It is less than the maximum sentence of 20 years she could face, but her legal team asked for a sentence of no more than 18 months, preferably served in home confinement.
Her legal team say that Holmes deserves the more lenient treatment because she is now a devoted mother.
Holmes raised nearly $1billion from a list of sophisticated investors that included software magnate Larry Ellison, media mogul Rupert Murdoch, and the Walton family behind Walmart.
Holmes found herself in hot water after she falsely claimed that her blood tests could diagnose a multitude of health conditions with a drop of blood. Holmes, center, arrives at federal court with her father, Christian Holmes IV, left, and partner, Billy Evans, in California on October 17
Holmes, shown with her son, is ‘terribly scared’, according to her partner. ‘It’s been a long road of hardship for her. All that being said, we have found peace in this storm. She now lives what she and I both believe to be a dream,’ he said
Theranos founder Elizabeth Holmes listens as the court clerk reads before Judge Edward Davila that she was found guilty on four of 11 counts in her fraud trial on January 3, 2022
While charming investors, Holmes managed to convince ex-US Defense Secretary James Mattis and two former U.S. Secretaries of State, Henry Kissinger and the late George Shultz to serve on the Theranos board.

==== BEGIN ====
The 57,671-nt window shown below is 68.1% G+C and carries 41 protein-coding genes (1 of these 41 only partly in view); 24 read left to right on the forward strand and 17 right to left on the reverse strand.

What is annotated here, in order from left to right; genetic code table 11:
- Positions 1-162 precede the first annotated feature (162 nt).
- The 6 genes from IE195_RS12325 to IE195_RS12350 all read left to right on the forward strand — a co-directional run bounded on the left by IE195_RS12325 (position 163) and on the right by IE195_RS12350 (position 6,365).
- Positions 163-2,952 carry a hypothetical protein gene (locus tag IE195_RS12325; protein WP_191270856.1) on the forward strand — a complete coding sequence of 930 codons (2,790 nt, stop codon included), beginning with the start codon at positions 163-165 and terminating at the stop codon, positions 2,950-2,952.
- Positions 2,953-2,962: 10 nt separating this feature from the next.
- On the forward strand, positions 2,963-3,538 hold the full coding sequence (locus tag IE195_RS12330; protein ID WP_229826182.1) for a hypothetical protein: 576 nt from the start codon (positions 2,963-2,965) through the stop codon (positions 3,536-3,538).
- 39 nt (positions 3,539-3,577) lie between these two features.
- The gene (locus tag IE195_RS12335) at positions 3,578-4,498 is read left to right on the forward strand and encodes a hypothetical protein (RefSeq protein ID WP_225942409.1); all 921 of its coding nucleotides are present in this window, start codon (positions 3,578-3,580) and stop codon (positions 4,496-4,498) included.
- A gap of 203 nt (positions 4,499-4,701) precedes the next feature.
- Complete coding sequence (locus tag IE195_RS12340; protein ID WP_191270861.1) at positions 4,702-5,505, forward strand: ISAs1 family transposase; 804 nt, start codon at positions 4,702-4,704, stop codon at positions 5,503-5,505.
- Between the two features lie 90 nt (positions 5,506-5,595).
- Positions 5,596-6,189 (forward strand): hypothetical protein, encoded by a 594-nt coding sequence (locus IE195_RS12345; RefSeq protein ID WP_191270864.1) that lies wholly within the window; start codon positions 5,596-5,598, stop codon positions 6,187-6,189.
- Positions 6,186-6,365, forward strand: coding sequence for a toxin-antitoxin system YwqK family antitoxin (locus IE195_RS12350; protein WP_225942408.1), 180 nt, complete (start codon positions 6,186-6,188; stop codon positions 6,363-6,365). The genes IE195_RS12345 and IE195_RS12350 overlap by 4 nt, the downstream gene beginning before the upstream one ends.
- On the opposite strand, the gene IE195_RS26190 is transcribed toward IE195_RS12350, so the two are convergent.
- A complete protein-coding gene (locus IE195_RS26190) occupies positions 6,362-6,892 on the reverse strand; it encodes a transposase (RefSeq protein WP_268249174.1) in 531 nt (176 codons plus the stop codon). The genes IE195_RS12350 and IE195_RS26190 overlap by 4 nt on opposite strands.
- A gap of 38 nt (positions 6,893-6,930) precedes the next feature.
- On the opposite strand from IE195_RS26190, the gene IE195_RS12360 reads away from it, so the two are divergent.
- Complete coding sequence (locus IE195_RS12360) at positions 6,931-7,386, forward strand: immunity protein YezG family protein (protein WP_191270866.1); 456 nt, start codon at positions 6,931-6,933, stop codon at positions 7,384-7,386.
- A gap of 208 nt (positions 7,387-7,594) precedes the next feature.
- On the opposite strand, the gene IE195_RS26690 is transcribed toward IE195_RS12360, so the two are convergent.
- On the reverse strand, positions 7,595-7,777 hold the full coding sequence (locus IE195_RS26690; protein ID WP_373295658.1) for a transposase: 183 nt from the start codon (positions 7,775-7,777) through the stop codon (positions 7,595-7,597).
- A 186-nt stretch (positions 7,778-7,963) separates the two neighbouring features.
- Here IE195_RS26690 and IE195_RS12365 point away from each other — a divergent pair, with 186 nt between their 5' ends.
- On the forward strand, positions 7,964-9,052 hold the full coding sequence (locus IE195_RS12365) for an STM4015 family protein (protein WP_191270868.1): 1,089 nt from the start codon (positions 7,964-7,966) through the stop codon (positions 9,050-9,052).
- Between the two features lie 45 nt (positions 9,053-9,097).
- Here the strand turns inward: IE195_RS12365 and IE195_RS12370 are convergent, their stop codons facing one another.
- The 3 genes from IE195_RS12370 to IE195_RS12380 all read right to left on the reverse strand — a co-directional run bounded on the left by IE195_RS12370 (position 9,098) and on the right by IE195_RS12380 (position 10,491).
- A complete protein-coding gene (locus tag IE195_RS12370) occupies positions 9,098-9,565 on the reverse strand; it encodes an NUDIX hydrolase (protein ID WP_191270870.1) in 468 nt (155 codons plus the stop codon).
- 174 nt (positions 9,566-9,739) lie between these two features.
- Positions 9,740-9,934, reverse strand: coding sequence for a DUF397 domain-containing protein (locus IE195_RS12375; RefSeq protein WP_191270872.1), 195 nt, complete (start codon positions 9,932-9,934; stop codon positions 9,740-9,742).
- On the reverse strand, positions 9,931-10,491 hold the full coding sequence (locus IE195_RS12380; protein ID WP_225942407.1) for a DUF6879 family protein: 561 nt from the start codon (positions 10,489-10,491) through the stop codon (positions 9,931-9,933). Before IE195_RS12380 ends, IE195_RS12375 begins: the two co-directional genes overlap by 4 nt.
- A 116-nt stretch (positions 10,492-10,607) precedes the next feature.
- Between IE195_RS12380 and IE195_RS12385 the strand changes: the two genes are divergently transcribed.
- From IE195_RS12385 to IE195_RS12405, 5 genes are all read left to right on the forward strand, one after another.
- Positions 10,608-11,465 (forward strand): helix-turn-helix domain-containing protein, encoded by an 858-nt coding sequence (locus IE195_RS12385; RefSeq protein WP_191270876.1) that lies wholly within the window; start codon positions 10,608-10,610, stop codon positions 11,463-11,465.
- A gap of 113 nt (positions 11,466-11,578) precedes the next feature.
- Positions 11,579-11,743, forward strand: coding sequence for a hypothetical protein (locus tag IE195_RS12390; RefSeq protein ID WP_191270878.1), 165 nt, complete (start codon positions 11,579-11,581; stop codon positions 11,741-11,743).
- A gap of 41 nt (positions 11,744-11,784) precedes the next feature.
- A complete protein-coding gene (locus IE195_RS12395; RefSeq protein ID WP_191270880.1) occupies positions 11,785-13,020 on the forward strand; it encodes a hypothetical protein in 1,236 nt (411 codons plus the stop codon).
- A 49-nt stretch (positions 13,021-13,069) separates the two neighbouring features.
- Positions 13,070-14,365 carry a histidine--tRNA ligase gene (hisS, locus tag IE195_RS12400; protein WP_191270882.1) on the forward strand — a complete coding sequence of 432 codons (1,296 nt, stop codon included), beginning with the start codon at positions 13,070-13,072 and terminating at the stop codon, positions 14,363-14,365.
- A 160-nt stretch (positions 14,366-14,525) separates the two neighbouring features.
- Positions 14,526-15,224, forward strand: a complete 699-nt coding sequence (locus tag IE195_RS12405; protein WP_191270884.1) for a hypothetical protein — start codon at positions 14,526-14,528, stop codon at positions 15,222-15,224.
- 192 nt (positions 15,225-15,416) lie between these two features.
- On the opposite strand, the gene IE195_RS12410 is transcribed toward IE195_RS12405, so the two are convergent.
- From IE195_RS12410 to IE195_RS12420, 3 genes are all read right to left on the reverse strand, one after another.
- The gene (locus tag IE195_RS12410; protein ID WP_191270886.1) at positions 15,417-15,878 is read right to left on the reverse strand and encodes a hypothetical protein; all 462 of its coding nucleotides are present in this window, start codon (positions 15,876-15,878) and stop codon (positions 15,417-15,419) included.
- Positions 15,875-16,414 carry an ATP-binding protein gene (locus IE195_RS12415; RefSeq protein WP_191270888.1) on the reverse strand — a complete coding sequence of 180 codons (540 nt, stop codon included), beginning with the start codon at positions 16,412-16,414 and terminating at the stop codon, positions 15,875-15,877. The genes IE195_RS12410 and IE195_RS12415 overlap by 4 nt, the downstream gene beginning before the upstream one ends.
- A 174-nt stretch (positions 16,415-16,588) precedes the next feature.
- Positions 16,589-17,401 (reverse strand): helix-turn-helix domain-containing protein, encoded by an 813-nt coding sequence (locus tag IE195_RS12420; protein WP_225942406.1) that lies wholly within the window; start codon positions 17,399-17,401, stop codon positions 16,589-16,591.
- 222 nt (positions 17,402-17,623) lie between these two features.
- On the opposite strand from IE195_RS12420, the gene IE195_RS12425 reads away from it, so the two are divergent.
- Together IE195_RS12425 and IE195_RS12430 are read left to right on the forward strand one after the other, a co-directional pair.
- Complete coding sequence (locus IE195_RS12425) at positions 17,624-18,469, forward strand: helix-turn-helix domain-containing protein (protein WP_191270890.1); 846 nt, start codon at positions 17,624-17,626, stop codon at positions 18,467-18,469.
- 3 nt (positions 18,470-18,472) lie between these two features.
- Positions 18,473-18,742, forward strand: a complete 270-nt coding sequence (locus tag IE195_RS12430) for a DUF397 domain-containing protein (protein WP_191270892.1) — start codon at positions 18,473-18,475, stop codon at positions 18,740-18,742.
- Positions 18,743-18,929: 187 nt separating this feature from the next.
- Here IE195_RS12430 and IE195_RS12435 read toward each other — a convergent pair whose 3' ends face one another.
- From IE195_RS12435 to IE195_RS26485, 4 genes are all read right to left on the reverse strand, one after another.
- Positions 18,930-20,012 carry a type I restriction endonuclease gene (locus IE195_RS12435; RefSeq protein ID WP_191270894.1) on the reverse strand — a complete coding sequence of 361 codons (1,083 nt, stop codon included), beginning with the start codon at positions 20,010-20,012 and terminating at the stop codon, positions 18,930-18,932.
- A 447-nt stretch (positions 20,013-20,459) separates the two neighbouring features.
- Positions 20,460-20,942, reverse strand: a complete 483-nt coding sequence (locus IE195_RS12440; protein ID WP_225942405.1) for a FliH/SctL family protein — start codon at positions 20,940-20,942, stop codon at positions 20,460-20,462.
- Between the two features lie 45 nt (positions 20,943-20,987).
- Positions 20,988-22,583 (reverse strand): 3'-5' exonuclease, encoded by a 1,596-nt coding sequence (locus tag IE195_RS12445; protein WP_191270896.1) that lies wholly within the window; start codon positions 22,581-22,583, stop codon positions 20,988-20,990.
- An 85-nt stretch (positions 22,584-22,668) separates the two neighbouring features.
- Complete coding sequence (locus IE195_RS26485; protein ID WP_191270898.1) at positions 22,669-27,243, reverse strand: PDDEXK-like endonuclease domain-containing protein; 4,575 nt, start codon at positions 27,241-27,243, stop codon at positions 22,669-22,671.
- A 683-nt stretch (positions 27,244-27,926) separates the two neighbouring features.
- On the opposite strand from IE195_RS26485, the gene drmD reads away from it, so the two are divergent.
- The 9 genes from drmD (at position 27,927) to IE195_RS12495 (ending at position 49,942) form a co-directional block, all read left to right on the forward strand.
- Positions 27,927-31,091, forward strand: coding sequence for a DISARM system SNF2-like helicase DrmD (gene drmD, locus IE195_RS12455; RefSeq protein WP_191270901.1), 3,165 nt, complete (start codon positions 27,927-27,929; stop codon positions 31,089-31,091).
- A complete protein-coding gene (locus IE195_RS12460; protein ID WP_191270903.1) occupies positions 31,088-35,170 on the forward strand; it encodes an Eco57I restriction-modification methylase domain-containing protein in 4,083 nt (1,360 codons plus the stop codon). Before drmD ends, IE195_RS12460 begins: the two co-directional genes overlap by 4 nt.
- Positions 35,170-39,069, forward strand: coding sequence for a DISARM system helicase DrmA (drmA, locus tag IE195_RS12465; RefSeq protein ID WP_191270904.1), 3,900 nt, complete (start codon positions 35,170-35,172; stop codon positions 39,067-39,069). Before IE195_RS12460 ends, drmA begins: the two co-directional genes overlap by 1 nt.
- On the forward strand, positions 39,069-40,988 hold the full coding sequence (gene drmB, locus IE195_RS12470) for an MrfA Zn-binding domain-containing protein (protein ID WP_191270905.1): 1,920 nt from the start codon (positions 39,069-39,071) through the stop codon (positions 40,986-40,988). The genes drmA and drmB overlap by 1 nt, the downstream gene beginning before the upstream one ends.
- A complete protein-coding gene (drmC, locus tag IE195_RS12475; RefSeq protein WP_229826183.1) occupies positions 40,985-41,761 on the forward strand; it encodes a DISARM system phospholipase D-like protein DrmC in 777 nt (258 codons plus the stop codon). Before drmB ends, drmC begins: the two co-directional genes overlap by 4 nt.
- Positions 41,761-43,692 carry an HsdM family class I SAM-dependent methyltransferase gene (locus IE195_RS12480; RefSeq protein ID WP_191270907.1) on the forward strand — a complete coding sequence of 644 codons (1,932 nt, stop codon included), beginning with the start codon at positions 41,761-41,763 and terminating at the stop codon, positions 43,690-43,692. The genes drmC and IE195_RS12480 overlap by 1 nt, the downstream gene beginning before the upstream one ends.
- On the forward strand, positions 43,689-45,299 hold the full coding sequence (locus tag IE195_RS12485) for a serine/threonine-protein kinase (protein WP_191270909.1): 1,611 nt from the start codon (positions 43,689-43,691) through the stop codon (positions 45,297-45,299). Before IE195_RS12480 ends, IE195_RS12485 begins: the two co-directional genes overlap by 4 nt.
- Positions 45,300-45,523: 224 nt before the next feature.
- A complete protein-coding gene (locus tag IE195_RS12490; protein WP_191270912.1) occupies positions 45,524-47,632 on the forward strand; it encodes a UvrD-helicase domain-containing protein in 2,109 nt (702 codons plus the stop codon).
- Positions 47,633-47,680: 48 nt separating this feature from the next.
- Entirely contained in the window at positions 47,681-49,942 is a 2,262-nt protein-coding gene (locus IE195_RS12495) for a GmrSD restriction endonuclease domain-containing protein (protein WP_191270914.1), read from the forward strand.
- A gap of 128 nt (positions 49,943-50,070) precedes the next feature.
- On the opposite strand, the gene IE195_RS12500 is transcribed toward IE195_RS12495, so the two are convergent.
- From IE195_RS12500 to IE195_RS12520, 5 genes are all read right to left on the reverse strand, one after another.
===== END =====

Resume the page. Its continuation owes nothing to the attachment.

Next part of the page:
Mattis testified against her during her trial, and Shultz’s son blasted Holmes for concocting a scheme that played Shultz ‘for the fool.’
Holmes family shared personal pictures of her as a new mother in their letters to the judge, asking for mercy
Davila’s judgment – and Holmes’ reporting date for a potential stint in prison – could be affected by her second pregnancy in two years.
After giving birth to a son shortly before her trial started last year, Holmes became pregnant at some point while free on bail this year.
Although her lawyers don’t mention the pregnancy in a 82-page memo submitted to Davila last week, the pregnancy was confirmed in a letter from her current partner.